Does the 10 Percent Penalty Apply to an IRA Conversion?

To discourage people from raiding their individual retirement accounts, the Internal Revenue Service levies a 10 percent additional tax on taxable early distributions. Early distributions for traditional IRAs include only those distributions taken before you turn 59 1/2 years old. When converting money from a traditional IRA to a Roth IRA, the penalty may come into play.

Converted Amounts

With a Roth IRA conversion, the 10 percent early withdrawal penalty doesn't apply to any amount that gets rolled into the Roth IRA. For example, if you take $50,000 out of your traditional IRA and deposit the full $50,000 in your Roth IRA, you don't have to pay the 10 percent early withdrawal penalty because you haven't withdrawn any of the money.

Portion Used for Taxes

Because a Roth IRA conversion results in taxable income, it's not uncommon for taxpayers to want to use some of the conversion to pay those taxes. But if you take a distribution from your tax-deferred retirement account to pay the income taxes on the conversion, that portion is subject to the early withdrawal penalty if you're under 59 1/2. The IRS does not offer an exception to the penalty for amounts used to pay conversion taxes.

SIMPLE IRA Conversions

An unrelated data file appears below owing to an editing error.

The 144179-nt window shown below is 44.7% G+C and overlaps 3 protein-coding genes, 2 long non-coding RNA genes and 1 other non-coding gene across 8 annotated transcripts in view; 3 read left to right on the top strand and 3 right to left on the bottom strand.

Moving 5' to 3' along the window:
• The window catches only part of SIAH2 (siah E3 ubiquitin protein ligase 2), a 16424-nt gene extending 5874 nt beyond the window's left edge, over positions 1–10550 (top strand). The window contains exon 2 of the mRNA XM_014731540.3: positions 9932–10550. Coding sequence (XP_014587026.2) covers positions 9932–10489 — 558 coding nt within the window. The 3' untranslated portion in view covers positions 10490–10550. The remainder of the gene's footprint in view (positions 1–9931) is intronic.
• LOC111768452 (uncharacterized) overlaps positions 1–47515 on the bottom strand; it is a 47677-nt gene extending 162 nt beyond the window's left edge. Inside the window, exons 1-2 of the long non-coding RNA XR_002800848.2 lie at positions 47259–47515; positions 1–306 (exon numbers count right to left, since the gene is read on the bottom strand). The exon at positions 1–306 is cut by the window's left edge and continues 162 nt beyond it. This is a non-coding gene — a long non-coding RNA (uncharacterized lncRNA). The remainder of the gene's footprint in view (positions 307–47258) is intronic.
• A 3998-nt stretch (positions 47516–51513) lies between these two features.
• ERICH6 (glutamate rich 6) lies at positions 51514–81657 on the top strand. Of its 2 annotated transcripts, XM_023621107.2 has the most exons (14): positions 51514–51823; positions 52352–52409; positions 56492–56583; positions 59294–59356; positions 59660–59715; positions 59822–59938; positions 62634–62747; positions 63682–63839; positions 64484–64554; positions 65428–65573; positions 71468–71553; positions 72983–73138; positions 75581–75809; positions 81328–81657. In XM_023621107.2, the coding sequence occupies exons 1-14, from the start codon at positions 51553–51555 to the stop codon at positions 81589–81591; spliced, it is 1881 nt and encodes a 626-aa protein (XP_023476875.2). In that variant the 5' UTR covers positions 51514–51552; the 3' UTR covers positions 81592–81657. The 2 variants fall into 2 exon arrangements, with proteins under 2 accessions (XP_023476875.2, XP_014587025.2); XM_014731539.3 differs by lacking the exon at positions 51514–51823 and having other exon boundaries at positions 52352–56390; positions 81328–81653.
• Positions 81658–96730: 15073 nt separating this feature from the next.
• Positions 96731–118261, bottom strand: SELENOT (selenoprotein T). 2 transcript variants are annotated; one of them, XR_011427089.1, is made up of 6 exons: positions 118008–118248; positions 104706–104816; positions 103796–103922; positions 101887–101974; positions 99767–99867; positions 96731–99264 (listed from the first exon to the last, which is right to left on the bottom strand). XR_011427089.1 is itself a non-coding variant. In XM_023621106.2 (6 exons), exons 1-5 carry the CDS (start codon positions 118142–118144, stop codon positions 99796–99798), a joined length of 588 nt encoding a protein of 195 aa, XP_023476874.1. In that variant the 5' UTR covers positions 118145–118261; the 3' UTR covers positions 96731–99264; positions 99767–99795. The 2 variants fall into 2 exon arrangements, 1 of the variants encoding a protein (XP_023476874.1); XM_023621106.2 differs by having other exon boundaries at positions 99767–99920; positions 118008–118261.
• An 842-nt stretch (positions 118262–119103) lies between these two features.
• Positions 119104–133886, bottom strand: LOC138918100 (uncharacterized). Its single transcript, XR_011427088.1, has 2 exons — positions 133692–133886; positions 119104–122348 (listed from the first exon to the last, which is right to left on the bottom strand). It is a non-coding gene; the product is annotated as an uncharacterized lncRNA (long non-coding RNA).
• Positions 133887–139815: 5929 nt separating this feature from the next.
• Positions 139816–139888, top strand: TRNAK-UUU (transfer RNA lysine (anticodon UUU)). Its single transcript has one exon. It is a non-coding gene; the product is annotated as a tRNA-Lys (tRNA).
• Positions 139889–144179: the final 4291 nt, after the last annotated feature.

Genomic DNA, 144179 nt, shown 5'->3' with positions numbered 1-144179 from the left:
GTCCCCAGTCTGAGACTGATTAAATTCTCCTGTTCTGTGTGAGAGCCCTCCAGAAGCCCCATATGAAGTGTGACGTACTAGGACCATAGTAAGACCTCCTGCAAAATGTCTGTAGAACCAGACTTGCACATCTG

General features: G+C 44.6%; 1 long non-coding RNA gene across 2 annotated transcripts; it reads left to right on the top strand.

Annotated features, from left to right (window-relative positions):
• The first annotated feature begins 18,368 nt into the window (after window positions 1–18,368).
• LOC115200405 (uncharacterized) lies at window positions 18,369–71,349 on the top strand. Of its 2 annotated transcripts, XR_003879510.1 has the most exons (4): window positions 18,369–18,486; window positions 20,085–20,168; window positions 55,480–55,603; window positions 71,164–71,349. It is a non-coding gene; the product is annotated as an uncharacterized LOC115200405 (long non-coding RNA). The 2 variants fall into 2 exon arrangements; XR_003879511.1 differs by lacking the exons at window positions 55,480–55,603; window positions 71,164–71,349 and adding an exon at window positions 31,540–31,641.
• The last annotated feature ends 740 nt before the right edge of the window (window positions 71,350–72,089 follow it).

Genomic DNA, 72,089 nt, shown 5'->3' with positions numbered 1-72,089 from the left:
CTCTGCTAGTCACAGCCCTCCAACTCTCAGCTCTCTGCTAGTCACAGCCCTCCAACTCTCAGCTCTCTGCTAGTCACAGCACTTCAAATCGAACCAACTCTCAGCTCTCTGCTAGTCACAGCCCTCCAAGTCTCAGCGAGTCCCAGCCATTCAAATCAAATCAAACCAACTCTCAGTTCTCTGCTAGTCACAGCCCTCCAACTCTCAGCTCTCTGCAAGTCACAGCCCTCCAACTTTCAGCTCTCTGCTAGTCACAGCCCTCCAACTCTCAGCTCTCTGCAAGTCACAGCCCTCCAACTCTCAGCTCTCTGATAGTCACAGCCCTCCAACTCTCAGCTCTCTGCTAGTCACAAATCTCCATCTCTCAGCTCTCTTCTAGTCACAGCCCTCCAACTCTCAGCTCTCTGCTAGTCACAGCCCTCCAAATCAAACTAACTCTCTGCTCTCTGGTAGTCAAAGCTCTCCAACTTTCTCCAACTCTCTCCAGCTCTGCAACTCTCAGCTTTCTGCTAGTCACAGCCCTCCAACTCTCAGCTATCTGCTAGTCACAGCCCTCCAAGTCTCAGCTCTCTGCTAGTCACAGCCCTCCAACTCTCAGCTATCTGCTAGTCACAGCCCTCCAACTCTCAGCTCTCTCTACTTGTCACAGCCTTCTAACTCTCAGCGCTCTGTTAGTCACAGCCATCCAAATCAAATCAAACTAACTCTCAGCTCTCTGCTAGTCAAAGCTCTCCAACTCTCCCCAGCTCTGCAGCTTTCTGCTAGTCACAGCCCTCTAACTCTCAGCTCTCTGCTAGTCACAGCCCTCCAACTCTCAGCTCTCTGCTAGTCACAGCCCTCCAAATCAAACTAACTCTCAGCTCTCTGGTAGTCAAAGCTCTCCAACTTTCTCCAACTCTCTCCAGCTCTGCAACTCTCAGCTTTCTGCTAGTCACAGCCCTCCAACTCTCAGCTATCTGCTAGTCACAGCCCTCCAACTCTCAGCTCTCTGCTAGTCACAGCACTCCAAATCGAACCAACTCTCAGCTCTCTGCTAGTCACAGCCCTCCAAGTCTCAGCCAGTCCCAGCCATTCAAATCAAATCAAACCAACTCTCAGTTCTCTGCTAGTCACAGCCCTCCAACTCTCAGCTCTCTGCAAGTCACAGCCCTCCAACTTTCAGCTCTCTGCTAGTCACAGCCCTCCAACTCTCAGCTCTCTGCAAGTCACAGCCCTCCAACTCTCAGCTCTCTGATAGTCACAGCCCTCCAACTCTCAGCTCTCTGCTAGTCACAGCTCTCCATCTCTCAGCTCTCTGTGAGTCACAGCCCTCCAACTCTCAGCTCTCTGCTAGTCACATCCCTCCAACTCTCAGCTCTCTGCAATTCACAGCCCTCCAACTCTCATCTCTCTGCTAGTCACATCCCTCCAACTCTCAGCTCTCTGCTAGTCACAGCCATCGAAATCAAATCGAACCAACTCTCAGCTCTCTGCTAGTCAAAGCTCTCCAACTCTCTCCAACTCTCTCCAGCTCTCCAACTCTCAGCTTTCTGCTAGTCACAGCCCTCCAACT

You won't have to pay the 10 percent penalty, but the result is worse if you attempt to convert money from a SIMPLE IRA to a Roth IRA within two years of opening the SIMPLE IRA. If you try to convert before two years have passed, it counts as a distribution from the SIMPLE IRA, subject to taxes and the 25 percent penalty for withdrawals in the first two years, as well as an annual contribution to your Roth IRA. If the contribution is more than your annual limit, you also owe excess contribution penalties.

Other Negative Tax Implications

Some tax benefits are limited to folks with incomes below a certain level. For example, you can't claim any of the tax benefits for education -- the American opportunity credit or lifetime learning credit -- if your income is too high. In addition, your medical expenses deduction and miscellaneous deductions are limited to the portion that exceeds a percentage of your adjusted gross income. So, not only would you owe taxes on the conversion, you could also lose other tax breaks.

About the Author

Mark Kennan is a writer based in the Kansas City area, specializing in personal finance and business topics. He has been writing since 2009 and has been published by "Quicken," "TurboTax," and "The Motley Fool."

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